India’s #MeToo Is Here, Has Prodded Action Against Accused
Over the past week, Indian social media is witnessing what can truly be called as a reckoning. One that is long-awaited, and which is likely to stay here for a while.
Inspired by the momentum against sexual harassment – being gained worldwide – and triggered by the #MeToo and #TimesUp campaigns in the United States, survivors of sexual harassment in India have come forward, and provided accounts of their experiences.
India’s fresh wave of #MeToo has arrived a few months after Raya Sarkar’s crowdsourced list that had exposed the rampant misogyny in the form of harassment and assault in the Indian academia. However, the first-hand accounts of women journalists are significantly different from what the country had witnessed then.
Firstly, this time, many survivors have mustered the courage to step up, and reveal their identities. Secondly, the new wave has triggered action against the perpetrators in a number of institutions. Senior editors at two major newspapers — Hindustan Times and the Times of India — have been asked to step down from managerial positions following complaints by multiple women of sexual harassment.
The #MeToo campaign and the slew of harassment charges are not limited to the media and the advertising industry. The campaign has now reached Modi government’s Cabinet with at least nine women providing testimonies against the former journalist and now the union minister of state for external affairs – MJ Akbar. The most serious charges, so far, have been levelled by by Ghazala Wahab, who wrote in The Wire about her last six months at the Asian Age, where she worked from 1994 to 1997, during which Akbar was the editor. Action against Akbar is likely to be taken once he returns to India.
Celebrity consultant and author Suhel Seth has also been featured in the growing list of men who stand accused of sexual harassment by women in the #MeToo movement. At least four women, including one – who claimed to have been a minor at the time of the alleged incident – have accused Seth, 55, of sexual harassment. On Wednesday afternoon, filmmaker Natasha Rathore, 27, posted screenshots of a WhatsApp message she sent to Seth this week recounting an alleged incident that took place “some time last year at his condo in Gurgaon”. In the message, she wrote: “You shoved your tongue down my throat even when I resisted — I whacked your head and said ‘behave yourself’. You put your hand into my kurta and grabbed my breast and I remember whacking your hand too and pulling it off.”
Thirty-three-year-old journalist Mandakini Gahlot, who has worked at The Indian Express, described an alleged incident involving Seth at the 12th Regulators’ and Policymakers’ Retreat held at the Taj-Fort Aguada Beach Resort and the Taj Holiday Village in Goa from July 13-17, 2011.
The movement has provided women space to come forward and share instances of workplace harassment, unwanted advances, persistent and unwanted sexual attention. It was kick-started when earlier this month allegations of sexual harassment against Bollywood actor Nana Patekar had surfaced. Bollywood actor Tanushree Dutta has accused him of harassing her in 2008, while shooting for an item number. An FIR against Patekar has been registered now.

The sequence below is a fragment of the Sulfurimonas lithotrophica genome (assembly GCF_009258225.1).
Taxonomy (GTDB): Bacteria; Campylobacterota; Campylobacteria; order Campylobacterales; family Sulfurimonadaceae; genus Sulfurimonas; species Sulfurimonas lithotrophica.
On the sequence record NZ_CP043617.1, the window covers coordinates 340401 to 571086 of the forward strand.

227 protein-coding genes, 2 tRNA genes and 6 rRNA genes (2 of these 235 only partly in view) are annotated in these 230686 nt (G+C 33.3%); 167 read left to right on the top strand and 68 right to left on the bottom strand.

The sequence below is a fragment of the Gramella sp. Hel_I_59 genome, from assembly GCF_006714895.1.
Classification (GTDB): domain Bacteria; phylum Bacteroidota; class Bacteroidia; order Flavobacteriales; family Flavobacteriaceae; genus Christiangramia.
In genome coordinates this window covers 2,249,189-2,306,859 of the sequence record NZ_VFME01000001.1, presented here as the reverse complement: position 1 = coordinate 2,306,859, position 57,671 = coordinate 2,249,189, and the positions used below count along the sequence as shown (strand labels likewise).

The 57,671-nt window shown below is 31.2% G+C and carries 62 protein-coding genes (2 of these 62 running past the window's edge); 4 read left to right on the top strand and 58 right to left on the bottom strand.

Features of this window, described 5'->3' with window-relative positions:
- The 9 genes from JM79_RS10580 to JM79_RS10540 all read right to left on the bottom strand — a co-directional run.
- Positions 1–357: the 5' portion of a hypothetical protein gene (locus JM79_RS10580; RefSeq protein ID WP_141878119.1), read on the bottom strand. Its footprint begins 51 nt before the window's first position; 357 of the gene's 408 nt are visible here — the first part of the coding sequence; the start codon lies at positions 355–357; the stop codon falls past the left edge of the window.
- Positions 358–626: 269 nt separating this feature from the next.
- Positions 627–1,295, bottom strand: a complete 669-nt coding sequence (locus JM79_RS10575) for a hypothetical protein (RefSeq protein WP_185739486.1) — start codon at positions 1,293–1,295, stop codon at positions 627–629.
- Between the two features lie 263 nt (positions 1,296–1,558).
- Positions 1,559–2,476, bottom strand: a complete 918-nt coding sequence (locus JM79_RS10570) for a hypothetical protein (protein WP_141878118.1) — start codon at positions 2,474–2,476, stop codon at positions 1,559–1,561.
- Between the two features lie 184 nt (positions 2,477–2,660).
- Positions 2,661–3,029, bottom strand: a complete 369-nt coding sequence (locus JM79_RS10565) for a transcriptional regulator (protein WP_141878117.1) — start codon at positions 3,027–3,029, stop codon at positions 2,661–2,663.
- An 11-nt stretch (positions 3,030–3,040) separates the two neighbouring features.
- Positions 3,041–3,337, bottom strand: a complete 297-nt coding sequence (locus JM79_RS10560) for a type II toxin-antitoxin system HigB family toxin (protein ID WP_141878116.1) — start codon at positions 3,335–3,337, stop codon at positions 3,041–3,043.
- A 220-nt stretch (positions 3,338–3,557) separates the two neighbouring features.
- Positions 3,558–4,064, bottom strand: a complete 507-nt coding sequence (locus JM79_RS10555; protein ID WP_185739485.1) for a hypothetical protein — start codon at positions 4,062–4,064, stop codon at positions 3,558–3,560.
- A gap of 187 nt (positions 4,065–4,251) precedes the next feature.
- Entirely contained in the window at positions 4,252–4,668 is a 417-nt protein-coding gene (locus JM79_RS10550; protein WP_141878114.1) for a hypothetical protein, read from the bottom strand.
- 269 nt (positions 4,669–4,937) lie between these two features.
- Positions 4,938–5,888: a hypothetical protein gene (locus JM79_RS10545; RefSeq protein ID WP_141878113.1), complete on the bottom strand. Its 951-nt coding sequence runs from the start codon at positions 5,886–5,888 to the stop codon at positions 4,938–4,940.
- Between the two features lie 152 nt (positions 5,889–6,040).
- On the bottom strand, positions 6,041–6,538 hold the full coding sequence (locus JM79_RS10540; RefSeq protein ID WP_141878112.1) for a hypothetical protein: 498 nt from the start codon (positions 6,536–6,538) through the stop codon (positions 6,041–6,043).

The vantage point of the complaints emerging on social media is the absence of the due process in the respective industries or the attitude to dismiss and to brush aside the accounts of the complainants.
On October 4, a female comic and poet on Twitter posted a series of tweets accusing comedian Utsav Chakraborty of sexual harassment. This led to AIB – the association the comedian was associated with – issuing an apology. While Tanmay Bhat was accused of being complicit in Chakraborty’s case by the complainant, another AIB co-founder Gursimran Khamba too was accused sexual harassment by another woman. AIB has ended its association with Bhat, and has sent Khamba on a long leave.
Twitter has witnessed a massive outpour of stories shared by women, mostly journalists in the past week. Journalist Sandhya Menon tweeted about how KR Srinivas, the resident editor of the Times of India (Hyderabad), had sexually harassed her. She went on to say how her official complaint to the HR department did not yield any concrete result. Menon also alleged that the confidentiality of the complaint was breached.
What followed was more and more women coming forth and corroborating her account. Anoo Bhuyan, a journalist with The Wire, called out Mayank Jain, a correspondent with Business Standard, for sexually harassing her. More women continued to tweet about his predatory behaviour.
“And then say that he thought, I’m a woman like that…"https://t.co/mFjU0yZf4Y
— Anoo Bhuyan (@AnooBhu) October 4, 2018
Bloomberg Quint and Scroll, both released statements against Jain, an ex-employee. This led to the Business Standard setting up an internal committee to review the allegations against him, post which Jain has resigned.
Other names that have surfaced include Meghnad Bose, a senior correspondent at The Quint, Chitranshu Tewari, an employee at Newslaundry. As a result of the online allegations, internal enquiries have been initiated by the organisations.
It must be noted that to many, this may seem like a subversion of the due process; however, it should be noted that women took to social media because of the failures of the due processes, lack of trust and fear of backlash. The outpouring has, in a way, given women a revived sense of hope with the due process being initiated. In the case of India’s latest reckoning, hierarchical nature of the abuse suffered by women, the failure of organisations and disproportionate power structures that prevail at organisations need to be reflected upon.
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